No matter how many (or few) people you have on your team, be sure to have each role tied to a Directly Responsible Individual.
I’ve been launching internet products for more than 15 years now (yikes), in product development teams both large and small. Several times, it was just myself (not recommended), and once it was with nearly one hundred people within a much larger company–but mostly, with groups somewhere in-between. However, regardless of the team size, the product was never successful unless there was a “DRI”, or Directly Responsible Individual assigned to each of the 5 roles above. If your product development team doesn’t specifically assign at whom the ‘buck stops’ for each of those roles, the will be breakdowns during the development process. And the larger the product team, the harder breakdowns are to recover from, from what I’ve observed.
The first thing most many of you undoubtedly will notice is that there is a glaring omission: User Design (UI/UX/VizD). I left this out intentionally; I think that User Design should be heavily embedded, horizontally, across the stack. It should influence the goals of selecting the right thing to make, building it right, and getting as many people to use it as possible. From what I’ve observed, product development teams that shunt off a “User Design Roles & Goals” to its own silo-ed division have failed. So embed User Design across all roles, in whatever way suits your team best.
Strategy of building the right thing at the right time: This is the classical definition of product management. In startups, this is usually “DRI’ed” by (one of) the founders, perhaps at the time of founding. In large corporations, it’s usually within the Product Management division.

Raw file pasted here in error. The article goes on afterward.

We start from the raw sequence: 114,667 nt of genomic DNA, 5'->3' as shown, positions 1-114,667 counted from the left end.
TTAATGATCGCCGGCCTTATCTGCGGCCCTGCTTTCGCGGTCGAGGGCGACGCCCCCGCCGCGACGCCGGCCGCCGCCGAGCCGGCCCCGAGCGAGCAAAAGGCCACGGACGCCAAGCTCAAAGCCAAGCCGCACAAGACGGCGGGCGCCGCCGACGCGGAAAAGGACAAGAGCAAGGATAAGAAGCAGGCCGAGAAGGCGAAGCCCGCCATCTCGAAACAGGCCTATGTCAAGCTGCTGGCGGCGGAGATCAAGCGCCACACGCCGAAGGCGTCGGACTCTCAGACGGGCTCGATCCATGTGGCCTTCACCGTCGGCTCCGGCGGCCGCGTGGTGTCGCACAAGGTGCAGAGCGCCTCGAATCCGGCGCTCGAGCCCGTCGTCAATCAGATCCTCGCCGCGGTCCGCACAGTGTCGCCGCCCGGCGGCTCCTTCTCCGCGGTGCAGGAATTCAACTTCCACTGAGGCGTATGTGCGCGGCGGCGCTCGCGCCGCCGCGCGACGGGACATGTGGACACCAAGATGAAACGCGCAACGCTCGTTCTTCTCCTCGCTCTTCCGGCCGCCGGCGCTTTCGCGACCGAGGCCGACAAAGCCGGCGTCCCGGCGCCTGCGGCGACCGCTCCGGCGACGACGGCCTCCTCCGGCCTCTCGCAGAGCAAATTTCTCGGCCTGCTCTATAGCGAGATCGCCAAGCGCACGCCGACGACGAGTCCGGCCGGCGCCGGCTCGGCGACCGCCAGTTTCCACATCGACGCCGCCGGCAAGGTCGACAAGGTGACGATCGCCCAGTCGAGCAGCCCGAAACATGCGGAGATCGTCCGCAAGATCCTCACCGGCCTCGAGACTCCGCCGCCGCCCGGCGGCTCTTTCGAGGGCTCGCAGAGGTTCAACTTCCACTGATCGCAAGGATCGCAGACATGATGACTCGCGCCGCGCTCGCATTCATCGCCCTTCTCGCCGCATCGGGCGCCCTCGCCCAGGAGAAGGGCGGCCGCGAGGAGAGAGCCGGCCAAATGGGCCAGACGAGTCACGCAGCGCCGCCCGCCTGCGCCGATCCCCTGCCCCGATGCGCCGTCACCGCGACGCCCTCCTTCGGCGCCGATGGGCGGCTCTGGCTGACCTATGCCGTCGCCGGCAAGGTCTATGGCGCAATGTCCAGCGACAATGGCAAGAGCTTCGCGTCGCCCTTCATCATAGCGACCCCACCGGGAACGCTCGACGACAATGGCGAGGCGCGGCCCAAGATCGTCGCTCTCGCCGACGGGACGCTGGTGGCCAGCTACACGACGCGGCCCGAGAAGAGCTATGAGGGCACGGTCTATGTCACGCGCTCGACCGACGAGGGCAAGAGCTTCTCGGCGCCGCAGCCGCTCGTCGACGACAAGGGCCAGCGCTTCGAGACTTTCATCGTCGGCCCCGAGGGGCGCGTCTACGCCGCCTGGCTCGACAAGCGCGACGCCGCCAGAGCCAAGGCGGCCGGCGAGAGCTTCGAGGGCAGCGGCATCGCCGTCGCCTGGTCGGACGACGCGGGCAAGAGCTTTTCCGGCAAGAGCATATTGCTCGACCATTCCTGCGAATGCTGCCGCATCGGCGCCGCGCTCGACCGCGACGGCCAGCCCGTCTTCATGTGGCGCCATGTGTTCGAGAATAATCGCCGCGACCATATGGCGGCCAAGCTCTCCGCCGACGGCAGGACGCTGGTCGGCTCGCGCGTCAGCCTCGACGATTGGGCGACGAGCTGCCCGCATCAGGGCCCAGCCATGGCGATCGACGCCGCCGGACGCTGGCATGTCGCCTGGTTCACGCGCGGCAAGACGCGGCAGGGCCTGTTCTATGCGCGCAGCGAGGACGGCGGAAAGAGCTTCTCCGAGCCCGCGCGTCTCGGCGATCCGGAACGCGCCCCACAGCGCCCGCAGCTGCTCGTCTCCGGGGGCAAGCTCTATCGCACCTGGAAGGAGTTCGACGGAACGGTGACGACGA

Strategy is perhaps the least trainable parts of product development. Being an avid fan of Steve Jobs, I like to think of it as what he termed skating to “where the puck is going to be”, a Wayne Gretzky reference. Another way he put it was aiming to “make a leapfrog product” rather than an iterative one. For fans of Peter Thiel, it is the law of 10x, or creating a product an order of magnitude better than the competition. The Blue Ocean Strategy and Disruptive Innovation take another angle on timing.
Engineering correctly, a.k.a. building it right: The right implementation for the product depends highly on what stage the product is at. Engineering a product creation scenario is 100% about tradeoffs. One way to think about the tradeoff is durability vs. malleability; the more durable / predictable / comprehensive you make the product’s feature-set, the less malleable you make the product’s feature-set, per unit of engineering time.
This is why Customer Development and the Lean Startup created build-measure-learn cycles to ensure that the feature-set is iteratively more and more baked. Unused features are a huge liability because every line of code is a potential bug! If you don’t know exactly where the puck is going yet, then don’t architect for completeness. Chase scalability bottlenecks when they actually happen, rather than try to get in-front of all of them–you can’t possibly predict them all accurately.
Marketing, sales, advertising, and getting as many users of your product as possible: This is a widely varied role, recently referred to as “Growth”. It can cover anything from training a b2b sales team, to viral coefficients, and User Accounting. However, the goal is simple: how do you systematically and scalable-y get more people using your product?